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Re: [DallasYiJing] Change and Impermanence, and the poem ?The Dakini Speaks?

From: Shawn
Sent on: Thursday, August 25, 2011 4:52 AM
Thanks Craig for posting this.

This poem and dhamma talk on impermanence has made a strong, nearly visceral impression on me. This line resonated deeply:

"Impermanence is life's only promise to us and she keeps it with ruthless impeccability."

In Buddhism, it is said that most all suffering is caused by "wanting things to be other than they are." On a personal level I reflect and I see that most of my suffering occurs when I grow dissatisfied with what has arisen or when I wish to cling to / make permanent some pleasing (to me) arrangement of conditions which has arisen. Either reaction, of course, is an unnecessary and painful denial of impermanence. The good news is that this suffering is optional, something we voluntarily do (with or without being cognizant of our "choice")

When Spring speaks of "Hello, Good Bye" and "this too shall pass," I am filled with compassion. Compassion (for myself and for others) for the suffering rooted in the denial of impermanence. 

What is the relationship between change and impermanence?

Are they not simply two different perspectives pointing to the same truth? 

From the Buddhist perspective: If all is impermanent, then change is implied. 

From the Taoist: If changes are cyclical and forever occurring then things are impermanent by definition. 

It is interesting how in the I Ching there seems a curious lack of emphasis or even discussion of the suffering that will occur when one would deny that change is a constant. Perhaps, for the authors, this was a "given," a truth so simple and so obvious as to not merit mentioning? But my knowledge of the I Ching is limited. But this would make for an interesting conversation (perhaps after we finish 61?) - to discuss the differences between how a Taoist views change and how a Buddhist might view impermanence (and the voluntary suffering from the denial of same)

All Good Things,
Shawn Ingram
[address removed]

On Aug 25, 2011, at 1:32 AM, Candace <[address removed]> wrote:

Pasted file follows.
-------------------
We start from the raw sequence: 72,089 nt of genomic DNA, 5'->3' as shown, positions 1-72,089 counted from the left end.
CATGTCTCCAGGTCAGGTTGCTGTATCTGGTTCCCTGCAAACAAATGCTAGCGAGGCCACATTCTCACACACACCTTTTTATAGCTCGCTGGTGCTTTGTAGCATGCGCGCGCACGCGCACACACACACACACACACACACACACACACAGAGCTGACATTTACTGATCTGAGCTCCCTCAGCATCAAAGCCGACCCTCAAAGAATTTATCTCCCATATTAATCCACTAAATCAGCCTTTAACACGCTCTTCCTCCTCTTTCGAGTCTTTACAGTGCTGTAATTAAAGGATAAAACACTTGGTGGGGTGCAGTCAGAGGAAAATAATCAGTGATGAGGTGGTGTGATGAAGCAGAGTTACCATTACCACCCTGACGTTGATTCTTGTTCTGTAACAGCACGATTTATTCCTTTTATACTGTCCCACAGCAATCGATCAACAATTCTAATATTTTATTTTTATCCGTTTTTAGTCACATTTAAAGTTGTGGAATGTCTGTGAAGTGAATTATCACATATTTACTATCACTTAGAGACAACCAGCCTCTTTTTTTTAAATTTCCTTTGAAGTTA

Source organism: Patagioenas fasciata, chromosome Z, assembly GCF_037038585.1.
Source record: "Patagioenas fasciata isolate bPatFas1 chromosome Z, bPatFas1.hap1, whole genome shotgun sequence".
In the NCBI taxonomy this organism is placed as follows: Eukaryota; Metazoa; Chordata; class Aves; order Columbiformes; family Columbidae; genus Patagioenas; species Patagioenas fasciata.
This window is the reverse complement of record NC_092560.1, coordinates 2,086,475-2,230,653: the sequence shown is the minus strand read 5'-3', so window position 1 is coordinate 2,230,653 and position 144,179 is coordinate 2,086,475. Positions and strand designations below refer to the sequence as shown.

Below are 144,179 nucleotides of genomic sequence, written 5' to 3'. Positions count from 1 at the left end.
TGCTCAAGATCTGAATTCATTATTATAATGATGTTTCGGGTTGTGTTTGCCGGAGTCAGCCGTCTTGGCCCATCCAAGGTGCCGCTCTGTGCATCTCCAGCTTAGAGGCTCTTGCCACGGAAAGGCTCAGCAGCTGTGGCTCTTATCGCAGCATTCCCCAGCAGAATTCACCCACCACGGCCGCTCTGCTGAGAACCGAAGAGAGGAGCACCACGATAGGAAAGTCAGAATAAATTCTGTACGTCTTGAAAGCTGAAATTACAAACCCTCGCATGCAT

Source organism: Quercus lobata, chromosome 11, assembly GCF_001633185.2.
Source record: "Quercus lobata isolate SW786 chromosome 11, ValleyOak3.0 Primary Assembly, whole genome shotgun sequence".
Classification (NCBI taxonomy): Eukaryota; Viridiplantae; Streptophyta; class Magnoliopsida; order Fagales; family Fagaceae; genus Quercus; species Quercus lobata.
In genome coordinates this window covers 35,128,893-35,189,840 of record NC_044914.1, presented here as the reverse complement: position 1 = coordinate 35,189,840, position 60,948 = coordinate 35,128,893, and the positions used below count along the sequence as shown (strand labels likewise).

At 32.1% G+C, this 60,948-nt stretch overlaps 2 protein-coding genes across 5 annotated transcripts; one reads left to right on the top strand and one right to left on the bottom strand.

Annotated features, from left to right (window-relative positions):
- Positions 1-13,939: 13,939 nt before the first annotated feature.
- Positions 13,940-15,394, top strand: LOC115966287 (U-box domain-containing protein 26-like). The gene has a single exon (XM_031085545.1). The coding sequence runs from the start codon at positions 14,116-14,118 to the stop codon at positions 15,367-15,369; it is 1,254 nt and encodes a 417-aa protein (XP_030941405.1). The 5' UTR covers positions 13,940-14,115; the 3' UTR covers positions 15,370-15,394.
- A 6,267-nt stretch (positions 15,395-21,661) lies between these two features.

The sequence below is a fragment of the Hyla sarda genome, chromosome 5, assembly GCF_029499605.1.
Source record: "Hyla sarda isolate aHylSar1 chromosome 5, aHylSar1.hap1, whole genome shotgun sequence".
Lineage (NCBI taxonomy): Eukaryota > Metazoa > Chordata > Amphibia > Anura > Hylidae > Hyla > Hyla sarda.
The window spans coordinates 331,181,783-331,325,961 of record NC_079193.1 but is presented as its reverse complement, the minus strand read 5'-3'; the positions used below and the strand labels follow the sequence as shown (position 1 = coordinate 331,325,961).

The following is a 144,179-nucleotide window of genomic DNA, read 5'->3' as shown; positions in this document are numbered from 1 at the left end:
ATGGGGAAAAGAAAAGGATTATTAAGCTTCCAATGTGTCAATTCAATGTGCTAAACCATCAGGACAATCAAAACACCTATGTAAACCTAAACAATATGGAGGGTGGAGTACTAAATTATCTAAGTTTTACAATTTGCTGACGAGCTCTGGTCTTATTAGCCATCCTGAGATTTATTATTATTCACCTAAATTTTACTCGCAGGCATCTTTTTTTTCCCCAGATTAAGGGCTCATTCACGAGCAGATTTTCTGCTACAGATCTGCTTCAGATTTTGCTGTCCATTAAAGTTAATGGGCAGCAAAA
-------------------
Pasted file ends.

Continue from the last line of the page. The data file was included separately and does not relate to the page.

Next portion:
Thank you Craig for this poem and the talk on impermanence.  Spring stated in her talk that by clinging to our expectations, life becomes a prison, so "let's dance the wild dance of no hope" and give ourselves to the present moment.  
 
Her statements about impermanence brought to mind the five remembrances of the buddha regarding human nature (which were taught to me by a zen buddhist monk, and I am paraphrasing in my own words): 
 
1.  remember that we all get sick
2.  remember that we all grow old
3.  remember that we all die
4.  remember that we are all responsible for our own actions (karma)
5.  remember that everything we love will one day be taken away from us
 
"Hello, Goodbye"
 
Candace :)


From: Craig Anthony Leger <[address removed]>
To: [address removed]
Sent: Wed, August 24,[masked]:51:53 PM
Subject: [DallasYiJing] Change and Impermanence, and the poem “The Dakini Speaks”

What is the relationship between change and impermanence?
 
We are studying the Classic of Changes. Is there any connection between Daoist understanding of change, and the Buddhist teaching about impermanence?
 
I have been listening to this talk by Spring Washam these last couple of weeks on impermanence and change.  (I have probably listened to it three or four times by now.) Spring Washam begins with a poem by Joyce Wellwood called “The Dakini Speaks”
 
Spring Washam is funny, and light-hearted, even though she is talking about impermanence, a subject that most people treat with undue grimness. She talks about how everything in life is always changing, and why that can help us to see how beautiful and precious life is.
 
You can see a brief bio of Spring Washam here:
 
You can listen to Spring Washam’s talk in streaming audio with this link: http://www.audiodharma.org/talks/audio_player/2525.html
 
 
I am eager to hear your comments on the poem and on the talk by Spring Washam.
 
Also, don’t forget about our meeting this Saturday:
 
Craig
 




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Please Note: If you hit "REPLY", your message will be sent to everyone on this mailing list ([address removed])
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